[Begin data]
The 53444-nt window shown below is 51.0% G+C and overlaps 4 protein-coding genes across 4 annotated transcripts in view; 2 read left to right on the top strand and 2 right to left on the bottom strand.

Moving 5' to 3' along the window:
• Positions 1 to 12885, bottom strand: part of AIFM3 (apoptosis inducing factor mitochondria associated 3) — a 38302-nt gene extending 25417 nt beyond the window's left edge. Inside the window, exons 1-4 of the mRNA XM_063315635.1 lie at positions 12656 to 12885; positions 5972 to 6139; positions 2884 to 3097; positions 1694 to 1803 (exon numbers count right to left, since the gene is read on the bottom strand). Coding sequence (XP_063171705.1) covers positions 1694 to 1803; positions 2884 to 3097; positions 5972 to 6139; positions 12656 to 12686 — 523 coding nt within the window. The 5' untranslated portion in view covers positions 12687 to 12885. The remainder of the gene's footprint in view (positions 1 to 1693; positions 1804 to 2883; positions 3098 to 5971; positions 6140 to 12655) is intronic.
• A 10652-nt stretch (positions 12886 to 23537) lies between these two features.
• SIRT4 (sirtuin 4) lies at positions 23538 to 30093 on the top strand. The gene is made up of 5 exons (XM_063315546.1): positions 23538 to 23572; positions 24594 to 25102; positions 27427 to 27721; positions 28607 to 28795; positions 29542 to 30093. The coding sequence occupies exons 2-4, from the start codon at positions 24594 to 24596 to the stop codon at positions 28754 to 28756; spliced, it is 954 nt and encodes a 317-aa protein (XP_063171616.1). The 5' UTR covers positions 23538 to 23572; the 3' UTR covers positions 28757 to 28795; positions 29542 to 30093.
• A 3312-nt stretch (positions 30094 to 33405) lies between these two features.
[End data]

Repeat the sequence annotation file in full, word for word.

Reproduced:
The 53444-nt window shown below is 51.0% G+C and overlaps 4 protein-coding genes across 4 annotated transcripts in view; 2 read left to right on the top strand and 2 right to left on the bottom strand.

Moving 5' to 3' along the window:
• Positions 1 to 12885, bottom strand: part of AIFM3 (apoptosis inducing factor mitochondria associated 3) — a 38302-nt gene extending 25417 nt beyond the window's left edge. Inside the window, exons 1-4 of the mRNA XM_063315635.1 lie at positions 12656 to 12885; positions 5972 to 6139; positions 2884 to 3097; positions 1694 to 1803 (exon numbers count right to left, since the gene is read on the bottom strand). Coding sequence (XP_063171705.1) covers positions 1694 to 1803; positions 2884 to 3097; positions 5972 to 6139; positions 12656 to 12686 — 523 coding nt within the window. The 5' untranslated portion in view covers positions 12687 to 12885. The remainder of the gene's footprint in view (positions 1 to 1693; positions 1804 to 2883; positions 3098 to 5971; positions 6140 to 12655) is intronic.
• A 10652-nt stretch (positions 12886 to 23537) lies between these two features.
• SIRT4 (sirtuin 4) lies at positions 23538 to 30093 on the top strand. The gene is made up of 5 exons (XM_063315546.1): positions 23538 to 23572; positions 24594 to 25102; positions 27427 to 27721; positions 28607 to 28795; positions 29542 to 30093. The coding sequence occupies exons 2-4, from the start codon at positions 24594 to 24596 to the stop codon at positions 28754 to 28756; spliced, it is 954 nt and encodes a 317-aa protein (XP_063171616.1). The 5' UTR covers positions 23538 to 23572; the 3' UTR covers positions 28757 to 28795; positions 29542 to 30093.
• A 3312-nt stretch (positions 30094 to 33405) lies between these two features.